If you didn’t already know, I’m currently doing an Applied Drama module as part of my English and Drama course, meaning for the next 5 weeks I have to go and give workshops to the paediatric ward of the RD+E Hospital. Yes, that means that the majority of my working hours right now are spent sat in a workshop making a glittery space ship for the children to sit in, creating a space monster costume out of felt and deflated balloons, and cutting out 60+ children’s masks. But it’s not as easy and fluffy as it sounds. For one, the glue gun is fucking painful after a while.
I wanted to write about this because our very first session on the ward was yesterday, and we took it as a kind of test run for our ideas; we had no idea how many children we’d get in the session, we had no idea how old they’d be, and we had no idea how much of our allotted hour we’d actually get to use. Turns out the answer to all of these is: it’s going to be totally different every single week, meaning our plan needs to be totally flexible and adaptable every single week. This week, we started off with 3 children, only for 2 to leave, 1 to come back and leave again, and 3 to come in right at the end, when we’d finished all the activities we’d planned to do. To top it off, the huge kind of space ship control panel I’d spent 2 days making with the upmost care and love, broke in two with the loudest possible crack right in the middle of the quiet meditation section of the workshop.
But I didn’t really want to focus on all the things we shitted up on the day; I wanted to talk really briefly about something I noticed that really had nothing to do with our workshop – just something that took me back more than anything else. One of the children came into the workshop with her mum near the beginning, took one look at us dressed in our oversized novelty glasses and my fake monobrow, and started bawling her eyes out. Shit, I thought, we’re just scaring them. Not the desired effect. But it turns out her crying had nothing to do with us and our stupid costumes – she’d just had an operation, and was obviously in serious physical pain. Every time she’d come over to join in with an activity, she’d suddenly stop, her tiny body would seize up and she’d start screaming again. One of the most heartbreaking things I’d witnessed first person. But the extraordinary thing was the way she managed to calm herself down.
Whenever one of these fits of crying would occur, her mum would pick her up and tell her to take some deep breaths and calm down. And that’s exactly what she did. She would slow her breathing down, look upwards in concentration for a moment, and her body would begin to relax until she was comfortable again, and could continue with trying to join in. Given she can’t have been older than 3, she’d learned to completely take control of the obviously crippling pain she was in and overcome it by a simple command to ‘calm down’, in a room full of noisy children AND 3 terrifying looking girls dressed as scientists. I was literally amazed. People study meditation, self awareness, hyponosis etc. for years to do what she managed to do with such ease.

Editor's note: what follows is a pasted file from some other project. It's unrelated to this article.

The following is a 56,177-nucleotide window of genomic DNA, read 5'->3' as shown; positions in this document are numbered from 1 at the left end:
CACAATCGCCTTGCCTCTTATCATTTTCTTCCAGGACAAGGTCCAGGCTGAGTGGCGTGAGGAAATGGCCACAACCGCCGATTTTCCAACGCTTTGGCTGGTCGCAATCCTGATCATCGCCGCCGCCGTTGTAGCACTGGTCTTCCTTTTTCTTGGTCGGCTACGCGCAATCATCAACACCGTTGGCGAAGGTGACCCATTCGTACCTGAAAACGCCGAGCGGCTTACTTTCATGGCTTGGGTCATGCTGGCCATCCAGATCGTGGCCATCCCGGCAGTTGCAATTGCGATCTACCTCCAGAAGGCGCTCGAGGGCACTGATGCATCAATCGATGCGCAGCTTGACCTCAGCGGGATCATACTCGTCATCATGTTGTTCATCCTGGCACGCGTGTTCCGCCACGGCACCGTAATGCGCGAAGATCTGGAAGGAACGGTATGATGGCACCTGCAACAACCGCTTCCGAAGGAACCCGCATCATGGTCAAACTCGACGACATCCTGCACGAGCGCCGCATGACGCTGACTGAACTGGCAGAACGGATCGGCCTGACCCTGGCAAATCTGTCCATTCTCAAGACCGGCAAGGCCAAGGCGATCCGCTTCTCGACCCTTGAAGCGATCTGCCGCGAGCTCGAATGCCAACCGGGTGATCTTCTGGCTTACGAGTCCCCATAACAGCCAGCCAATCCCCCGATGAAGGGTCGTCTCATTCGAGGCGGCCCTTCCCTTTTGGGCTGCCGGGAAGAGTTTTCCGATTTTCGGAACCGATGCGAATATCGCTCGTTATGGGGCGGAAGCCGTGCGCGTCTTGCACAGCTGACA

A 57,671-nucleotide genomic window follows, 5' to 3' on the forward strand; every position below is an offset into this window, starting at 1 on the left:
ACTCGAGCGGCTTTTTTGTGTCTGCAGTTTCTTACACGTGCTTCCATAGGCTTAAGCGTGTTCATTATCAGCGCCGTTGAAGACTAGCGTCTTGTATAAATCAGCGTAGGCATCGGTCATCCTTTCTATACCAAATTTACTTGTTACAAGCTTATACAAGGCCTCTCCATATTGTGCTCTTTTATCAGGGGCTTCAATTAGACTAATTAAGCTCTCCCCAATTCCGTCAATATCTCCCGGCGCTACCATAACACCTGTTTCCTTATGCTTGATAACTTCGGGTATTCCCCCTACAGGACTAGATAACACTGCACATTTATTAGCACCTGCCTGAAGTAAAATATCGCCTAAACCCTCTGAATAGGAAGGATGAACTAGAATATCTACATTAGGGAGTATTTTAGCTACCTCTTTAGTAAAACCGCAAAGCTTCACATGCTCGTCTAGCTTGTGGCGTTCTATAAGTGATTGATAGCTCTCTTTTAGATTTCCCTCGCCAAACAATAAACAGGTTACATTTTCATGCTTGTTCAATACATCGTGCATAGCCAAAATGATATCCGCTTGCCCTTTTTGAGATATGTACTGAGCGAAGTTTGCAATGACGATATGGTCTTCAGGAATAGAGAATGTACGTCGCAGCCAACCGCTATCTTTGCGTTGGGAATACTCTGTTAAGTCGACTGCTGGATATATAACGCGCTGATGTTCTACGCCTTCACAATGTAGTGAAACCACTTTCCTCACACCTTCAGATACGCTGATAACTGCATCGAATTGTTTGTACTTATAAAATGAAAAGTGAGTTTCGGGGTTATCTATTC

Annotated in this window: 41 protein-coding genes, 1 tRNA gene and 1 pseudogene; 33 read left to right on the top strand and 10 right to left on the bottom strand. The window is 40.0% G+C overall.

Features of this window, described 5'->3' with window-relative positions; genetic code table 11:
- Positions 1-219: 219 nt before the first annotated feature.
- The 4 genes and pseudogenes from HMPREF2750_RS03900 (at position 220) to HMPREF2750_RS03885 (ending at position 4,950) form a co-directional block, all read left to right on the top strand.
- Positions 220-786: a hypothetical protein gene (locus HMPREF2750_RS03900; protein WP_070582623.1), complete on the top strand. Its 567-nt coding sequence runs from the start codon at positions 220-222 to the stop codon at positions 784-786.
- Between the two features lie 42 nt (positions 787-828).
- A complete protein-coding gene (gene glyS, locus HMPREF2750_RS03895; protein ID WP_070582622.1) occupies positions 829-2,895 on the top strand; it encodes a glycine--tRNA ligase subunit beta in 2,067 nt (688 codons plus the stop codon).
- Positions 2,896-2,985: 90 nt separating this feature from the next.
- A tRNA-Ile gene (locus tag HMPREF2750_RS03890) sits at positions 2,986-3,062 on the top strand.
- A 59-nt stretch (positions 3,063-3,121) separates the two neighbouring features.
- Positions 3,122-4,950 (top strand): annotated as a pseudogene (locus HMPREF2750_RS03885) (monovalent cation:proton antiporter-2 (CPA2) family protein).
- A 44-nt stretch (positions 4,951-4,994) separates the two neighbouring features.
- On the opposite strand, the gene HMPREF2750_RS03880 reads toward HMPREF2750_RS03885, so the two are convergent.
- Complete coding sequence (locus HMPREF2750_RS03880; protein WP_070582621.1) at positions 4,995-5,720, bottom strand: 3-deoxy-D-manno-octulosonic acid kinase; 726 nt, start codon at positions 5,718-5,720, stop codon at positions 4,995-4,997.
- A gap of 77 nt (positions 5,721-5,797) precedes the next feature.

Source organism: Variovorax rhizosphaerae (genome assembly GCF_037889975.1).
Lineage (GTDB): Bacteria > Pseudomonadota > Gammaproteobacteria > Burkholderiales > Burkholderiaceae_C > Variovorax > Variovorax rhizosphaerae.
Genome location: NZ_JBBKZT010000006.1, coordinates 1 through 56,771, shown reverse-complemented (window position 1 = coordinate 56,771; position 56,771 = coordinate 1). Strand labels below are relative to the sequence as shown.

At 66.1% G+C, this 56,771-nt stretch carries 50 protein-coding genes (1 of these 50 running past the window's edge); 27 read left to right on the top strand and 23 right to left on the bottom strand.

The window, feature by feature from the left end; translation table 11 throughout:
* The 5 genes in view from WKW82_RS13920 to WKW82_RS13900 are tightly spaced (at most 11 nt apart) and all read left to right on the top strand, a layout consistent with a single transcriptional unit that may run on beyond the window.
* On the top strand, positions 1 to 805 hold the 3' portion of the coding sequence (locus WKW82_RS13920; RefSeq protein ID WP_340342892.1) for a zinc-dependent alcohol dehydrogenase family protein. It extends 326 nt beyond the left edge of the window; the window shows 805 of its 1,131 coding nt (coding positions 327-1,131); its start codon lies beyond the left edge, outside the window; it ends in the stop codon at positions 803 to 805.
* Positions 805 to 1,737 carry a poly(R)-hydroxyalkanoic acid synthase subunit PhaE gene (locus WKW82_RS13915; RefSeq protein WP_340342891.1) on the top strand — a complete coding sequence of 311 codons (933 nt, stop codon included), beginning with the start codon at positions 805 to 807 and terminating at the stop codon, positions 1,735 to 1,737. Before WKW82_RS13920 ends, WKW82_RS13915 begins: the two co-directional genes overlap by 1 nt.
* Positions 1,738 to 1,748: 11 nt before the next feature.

So I’m dedicating this post, and the recipe below, to possibly one of the bravest people I’ve had the honour to meet. I’ll think twice before wingeing about a shaving cut or a bruise on my bum from a night out, as I so often do.
The recipe below was originally going to be for the satisfyingly rich and wintery meatballs in slow cooked tomato and romesco sauce with a cauliflower, white bean and parsnip mash seen on my Instagram a few days ago, but I think this girl deserves something sweeter dedicated to her, so instead I’m giving the recipe for a tea-soaked spiced date and parsnip cake, based on the recipe in the River Cottage A-Z. It’s got a spicy, Christmas-is-coming-closer-but-not-quite-enough-to-justify-buying-mince-pies taste and smells unbelievable. It’s dead easy to make, so there’s no reason not to.
Tea-soaked spiced parsnip and date cake adapted from The River Cottage A-Z
150g dates, roughly chopped
150g hot, freshly brewed strong tea
150g butter, softened
100g light brown muscavado sugar
150g wholemeal spelt flour
1 tsp bicarb of soda
1tsp baking powder
Pinch of salt
1 tsp mixed spice
1/2 tsp ground ginger
1/2 tsp ground cinnamon
150g grated parsnip
- Preheat the oven to 150 degrees c, and grease and line a 20cm loaf tin. Soak the chopped dates in the tea for at least 20 minutes.
- Meanwhile, cream the butter and sugar together until pale and fluffy, before cracking in the eggs, one at a time, whisking vigorously to combine each time.
- In a separate bowl, combine the flour, bicarb, baking powder, salt and spices, before serving into the wet mixture and folding carefully to combine. Drain the dates, reserving the liquid for later, and add them along with the grated parsnip. Stir to combine.
- Spoon the mixture into the loaf tin and flatten with the back of a spoon. Bake for around 45 minutes or until a skewer comes out clean.
- Meanwhile, heat the reserved liquid until it reduces down to 2 or 3 tbsp.
- Either brush the cake with the reduced liquid, or poke small holes in the cake with a skewer and pour the liquid over (I did the latter to ensure the liquid reaches right down to the bottom of the cake).
- Allow to cool completely in the tin before taking out and consuming on mass.